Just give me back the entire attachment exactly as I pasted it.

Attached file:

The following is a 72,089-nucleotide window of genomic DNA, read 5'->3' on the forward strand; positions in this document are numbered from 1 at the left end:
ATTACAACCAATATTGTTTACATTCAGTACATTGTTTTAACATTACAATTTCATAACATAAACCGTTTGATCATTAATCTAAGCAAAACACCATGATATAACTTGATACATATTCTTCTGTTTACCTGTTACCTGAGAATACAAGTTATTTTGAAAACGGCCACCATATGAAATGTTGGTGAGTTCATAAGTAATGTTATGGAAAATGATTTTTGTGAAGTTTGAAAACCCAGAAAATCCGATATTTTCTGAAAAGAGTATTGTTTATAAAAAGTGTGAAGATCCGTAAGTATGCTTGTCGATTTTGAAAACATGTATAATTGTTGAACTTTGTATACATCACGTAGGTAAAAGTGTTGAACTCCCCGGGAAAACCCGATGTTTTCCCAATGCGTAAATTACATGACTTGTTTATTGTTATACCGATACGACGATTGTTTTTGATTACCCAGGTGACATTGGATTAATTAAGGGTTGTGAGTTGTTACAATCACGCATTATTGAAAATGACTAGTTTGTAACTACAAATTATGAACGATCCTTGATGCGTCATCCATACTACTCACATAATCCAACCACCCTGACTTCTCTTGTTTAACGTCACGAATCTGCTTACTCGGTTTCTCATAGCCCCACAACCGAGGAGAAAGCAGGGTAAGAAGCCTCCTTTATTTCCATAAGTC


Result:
The following is a 72,089-nucleotide window of genomic DNA, read 5'->3' on the forward strand; positions in this document are numbered from 1 at the left end:
ATTACAACCAATATTGTTTACATTCAGTACATTGTTTTAACATTACAATTTCATAACATAAACCGTTTGATCATTAATCTAAGCAAAACACCATGATATAACTTGATACATATTCTTCTGTTTACCTGTTACCTGAGAATACAAGTTATTTTGAAAACGGCCACCATATGAAATGTTGGTGAGTTCATAAGTAATGTTATGGAAAATGATTTTTGTGAAGTTTGAAAACCCAGAAAATCCGATATTTTCTGAAAAGAGTATTGTTTATAAAAAGTGTGAAGATCCGTAAGTATGCTTGTCGATTTTGAAAACATGTATAATTGTTGAACTTTGTATACATCACGTAGGTAAAAGTGTTGAACTCCCCGGGAAAACCCGATGTTTTCCCAATGCGTAAATTACATGACTTGTTTATTGTTATACCGATACGACGATTGTTTTTGATTACCCAGGTGACATTGGATTAATTAAGGGTTGTGAGTTGTTACAATCACGCATTATTGAAAATGACTAGTTTGTAACTACAAATTATGAACGATCCTTGATGCGTCATCCATACTACTCACATAATCCAACCACCCTGACTTCTCTTGTTTAACGTCACGAATCTGCTTACTCGGTTTCTCATAGCCCCACAACCGAGGAGAAAGCAGGGTAAGAAGCCTCCTTTATTTCCATAAGTC